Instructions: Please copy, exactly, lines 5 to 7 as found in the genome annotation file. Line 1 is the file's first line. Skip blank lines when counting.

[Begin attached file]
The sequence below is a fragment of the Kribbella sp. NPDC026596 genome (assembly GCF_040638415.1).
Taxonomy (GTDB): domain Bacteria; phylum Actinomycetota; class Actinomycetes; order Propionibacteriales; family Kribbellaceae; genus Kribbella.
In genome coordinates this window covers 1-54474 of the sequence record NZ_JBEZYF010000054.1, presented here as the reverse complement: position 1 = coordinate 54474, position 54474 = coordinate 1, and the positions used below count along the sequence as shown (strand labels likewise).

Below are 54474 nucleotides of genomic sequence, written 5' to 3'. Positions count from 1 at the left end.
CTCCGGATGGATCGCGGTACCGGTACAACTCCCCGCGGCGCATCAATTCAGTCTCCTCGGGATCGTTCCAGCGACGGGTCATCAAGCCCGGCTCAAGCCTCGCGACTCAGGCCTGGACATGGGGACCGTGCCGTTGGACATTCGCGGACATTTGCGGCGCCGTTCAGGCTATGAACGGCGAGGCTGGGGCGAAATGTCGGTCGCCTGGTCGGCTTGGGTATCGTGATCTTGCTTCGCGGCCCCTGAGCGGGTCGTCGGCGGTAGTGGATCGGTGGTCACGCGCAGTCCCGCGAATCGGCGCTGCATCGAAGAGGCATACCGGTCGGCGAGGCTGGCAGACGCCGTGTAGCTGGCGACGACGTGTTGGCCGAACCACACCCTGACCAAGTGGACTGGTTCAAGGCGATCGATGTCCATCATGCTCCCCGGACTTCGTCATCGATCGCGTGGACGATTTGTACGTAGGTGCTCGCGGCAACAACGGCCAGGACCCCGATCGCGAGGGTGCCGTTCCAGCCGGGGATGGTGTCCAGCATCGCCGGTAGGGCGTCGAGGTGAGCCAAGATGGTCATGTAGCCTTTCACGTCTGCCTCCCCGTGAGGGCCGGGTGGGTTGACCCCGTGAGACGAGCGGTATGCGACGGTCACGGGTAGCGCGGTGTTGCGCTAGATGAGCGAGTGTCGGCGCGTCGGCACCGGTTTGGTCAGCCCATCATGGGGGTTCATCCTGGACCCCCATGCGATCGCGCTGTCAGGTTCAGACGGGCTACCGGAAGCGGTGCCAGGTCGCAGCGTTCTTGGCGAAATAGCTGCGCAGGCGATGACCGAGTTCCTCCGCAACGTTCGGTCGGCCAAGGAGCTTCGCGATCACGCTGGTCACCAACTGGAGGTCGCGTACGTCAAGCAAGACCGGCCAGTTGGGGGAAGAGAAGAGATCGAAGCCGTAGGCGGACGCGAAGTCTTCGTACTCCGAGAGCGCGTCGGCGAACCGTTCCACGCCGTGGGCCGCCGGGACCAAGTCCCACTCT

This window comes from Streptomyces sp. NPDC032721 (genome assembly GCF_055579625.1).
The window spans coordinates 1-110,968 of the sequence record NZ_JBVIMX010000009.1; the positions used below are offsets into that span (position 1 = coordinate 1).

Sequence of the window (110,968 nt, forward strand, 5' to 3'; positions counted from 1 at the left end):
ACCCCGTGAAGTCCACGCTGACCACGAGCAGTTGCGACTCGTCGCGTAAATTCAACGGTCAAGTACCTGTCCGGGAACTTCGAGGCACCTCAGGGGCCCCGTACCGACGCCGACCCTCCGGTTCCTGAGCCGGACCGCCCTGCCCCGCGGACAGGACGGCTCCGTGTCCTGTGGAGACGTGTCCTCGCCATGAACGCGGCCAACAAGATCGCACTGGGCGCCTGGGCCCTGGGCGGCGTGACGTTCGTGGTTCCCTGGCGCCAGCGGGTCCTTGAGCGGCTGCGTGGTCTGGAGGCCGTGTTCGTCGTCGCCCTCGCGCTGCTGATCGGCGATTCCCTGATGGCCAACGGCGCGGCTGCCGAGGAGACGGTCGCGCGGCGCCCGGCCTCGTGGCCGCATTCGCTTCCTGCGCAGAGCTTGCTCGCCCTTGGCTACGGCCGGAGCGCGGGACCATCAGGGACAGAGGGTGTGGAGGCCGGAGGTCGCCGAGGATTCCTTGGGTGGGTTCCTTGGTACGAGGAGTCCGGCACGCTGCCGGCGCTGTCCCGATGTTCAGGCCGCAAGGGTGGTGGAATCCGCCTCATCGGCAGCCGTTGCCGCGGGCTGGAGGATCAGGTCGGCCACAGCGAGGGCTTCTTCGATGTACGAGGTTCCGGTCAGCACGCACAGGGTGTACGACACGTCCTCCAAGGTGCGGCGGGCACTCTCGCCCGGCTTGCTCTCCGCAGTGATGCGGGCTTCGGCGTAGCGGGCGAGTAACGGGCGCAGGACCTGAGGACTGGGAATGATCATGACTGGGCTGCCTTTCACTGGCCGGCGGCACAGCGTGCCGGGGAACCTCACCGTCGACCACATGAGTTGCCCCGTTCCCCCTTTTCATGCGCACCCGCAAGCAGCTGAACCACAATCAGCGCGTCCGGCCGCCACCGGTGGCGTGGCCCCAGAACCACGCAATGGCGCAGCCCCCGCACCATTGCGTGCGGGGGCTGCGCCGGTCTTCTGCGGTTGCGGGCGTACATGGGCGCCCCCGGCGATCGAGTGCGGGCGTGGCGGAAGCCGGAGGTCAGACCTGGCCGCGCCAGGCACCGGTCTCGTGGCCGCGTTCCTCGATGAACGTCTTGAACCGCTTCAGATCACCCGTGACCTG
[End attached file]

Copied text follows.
CTCCGGATGGATCGCGGTACCGGTACAACTCCCCGCGGCGCATCAATTCAGTCTCCTCGGGATCGTTCCAGCGACGGGTCATCAAGCCCGGCTCAAGCCTCGCGACTCAGGCCTGGACATGGGGACCGTGCCGTTGGACATTCGCGGACATTTGCGGCGCCGTTCAGGCTATGAACGGCGAGGCTGGGGCGAAATGTCGGTCGCCTGGTCGGCTTGGGTATCGTGATCTTGCTTCGCGGCCCCTGAGCGGGTCGTCGGCGGTAGTGGATCGGTGGTCACGCGCAGTCCCGCGAATCGGCGCTGCATCGAAGAGGCATACCGGTCGGCGAGGCTGGCAGACGCCGTGTAGCTGGCGACGACGTGTTGGCCGAACCACACCCTGACCAAGTGGACTGGTTCAAGGCGATCGATGTCCATCATGCTCCCCGGACTTCGTCATCGATCGCGTGGACGATTTGTACGTAGGTGCTCGCGGCAACAACGGCCAGGACCCCGATCGCGAGGGTGCCGTTCCAGCCGGGGATGGTGTCCAGCATCGCCGGTAGGGCGTCGAGGTGAGCCAAGATGGTCATGTAGCCTTTCACGTCTGCCTCCCCGTGAGGGCCGGGTGGGTTGACCCCGTGAGACGAGCGGTATGCGACGGTCACGGGTAGCGCGGTGTTGCGCTAGATGAGCGAGTGTCGGCGCGTCGGCACCGGTTTGGTCAGCCCATCATGGGGGTTCATCCTGGACCCCCATGCGATCGCGCTGTCAGGTTCAGACGGGCTACCGGAAGCGGTGCCAGGTCGCAGCGTTCTTGGCGAAATAGCTGCGCAGGCGATGACCGAGTTCCTCCGCAACGTTCGGTCGGCCAAGGAGCTTCGCGATCACGCTGGTCACCAACTGGAGGTCGCGTACGTCAAGCAAGACCGGCCAGTTGGGGGAAGAGAAGAGATCGAAGCCGTAGGCGGACGCGAAGTCTTCGTACTCCGAGAGCGCGTCGGCGAACCGTTCCACGCCGTGGGCCGCCGGGACCAAGTCCCACTCT

This window comes from Streptomyces sp. NPDC032721 (genome assembly GCF_055579625.1).
The window spans coordinates 1-110,968 of the sequence record NZ_JBVIMX010000009.1; the positions used below are offsets into that span (position 1 = coordinate 1).